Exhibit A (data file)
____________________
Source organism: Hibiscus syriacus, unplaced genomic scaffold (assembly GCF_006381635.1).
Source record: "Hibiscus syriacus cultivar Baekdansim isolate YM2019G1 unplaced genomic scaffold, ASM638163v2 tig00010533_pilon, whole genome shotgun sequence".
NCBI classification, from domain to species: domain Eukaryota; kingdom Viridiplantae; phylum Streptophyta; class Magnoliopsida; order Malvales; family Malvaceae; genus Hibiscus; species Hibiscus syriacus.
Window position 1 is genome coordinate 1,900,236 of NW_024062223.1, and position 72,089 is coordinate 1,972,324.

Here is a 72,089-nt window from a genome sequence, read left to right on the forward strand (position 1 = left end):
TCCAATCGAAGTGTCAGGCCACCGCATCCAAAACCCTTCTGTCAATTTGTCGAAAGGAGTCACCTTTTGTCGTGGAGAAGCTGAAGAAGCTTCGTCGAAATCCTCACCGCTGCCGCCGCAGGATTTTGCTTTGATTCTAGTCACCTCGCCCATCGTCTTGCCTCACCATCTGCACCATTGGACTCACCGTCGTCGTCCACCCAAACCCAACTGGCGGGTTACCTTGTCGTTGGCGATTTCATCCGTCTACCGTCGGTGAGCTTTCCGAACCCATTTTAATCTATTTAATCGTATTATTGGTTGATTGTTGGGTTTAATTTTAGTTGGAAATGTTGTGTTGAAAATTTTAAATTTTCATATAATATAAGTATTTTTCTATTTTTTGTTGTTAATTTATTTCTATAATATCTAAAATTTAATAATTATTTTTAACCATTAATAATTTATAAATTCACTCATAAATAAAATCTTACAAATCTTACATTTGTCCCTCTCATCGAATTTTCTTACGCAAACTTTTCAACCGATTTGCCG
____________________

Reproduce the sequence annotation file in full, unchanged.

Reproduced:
Source organism: Hibiscus syriacus, unplaced genomic scaffold (assembly GCF_006381635.1).
Source record: "Hibiscus syriacus cultivar Baekdansim isolate YM2019G1 unplaced genomic scaffold, ASM638163v2 tig00010533_pilon, whole genome shotgun sequence".
NCBI classification, from domain to species: domain Eukaryota; kingdom Viridiplantae; phylum Streptophyta; class Magnoliopsida; order Malvales; family Malvaceae; genus Hibiscus; species Hibiscus syriacus.
Window position 1 is genome coordinate 1,900,236 of NW_024062223.1, and position 72,089 is coordinate 1,972,324.

Here is a 72,089-nt window from a genome sequence, read left to right on the forward strand (position 1 = left end):
TCCAATCGAAGTGTCAGGCCACCGCATCCAAAACCCTTCTGTCAATTTGTCGAAAGGAGTCACCTTTTGTCGTGGAGAAGCTGAAGAAGCTTCGTCGAAATCCTCACCGCTGCCGCCGCAGGATTTTGCTTTGATTCTAGTCACCTCGCCCATCGTCTTGCCTCACCATCTGCACCATTGGACTCACCGTCGTCGTCCACCCAAACCCAACTGGCGGGTTACCTTGTCGTTGGCGATTTCATCCGTCTACCGTCGGTGAGCTTTCCGAACCCATTTTAATCTATTTAATCGTATTATTGGTTGATTGTTGGGTTTAATTTTAGTTGGAAATGTTGTGTTGAAAATTTTAAATTTTCATATAATATAAGTATTTTTCTATTTTTTGTTGTTAATTTATTTCTATAATATCTAAAATTTAATAATTATTTTTAACCATTAATAATTTATAAATTCACTCATAAATAAAATCTTACAAATCTTACATTTGTCCCTCTCATCGAATTTTCTTACGCAAACTTTTCAACCGATTTGCCG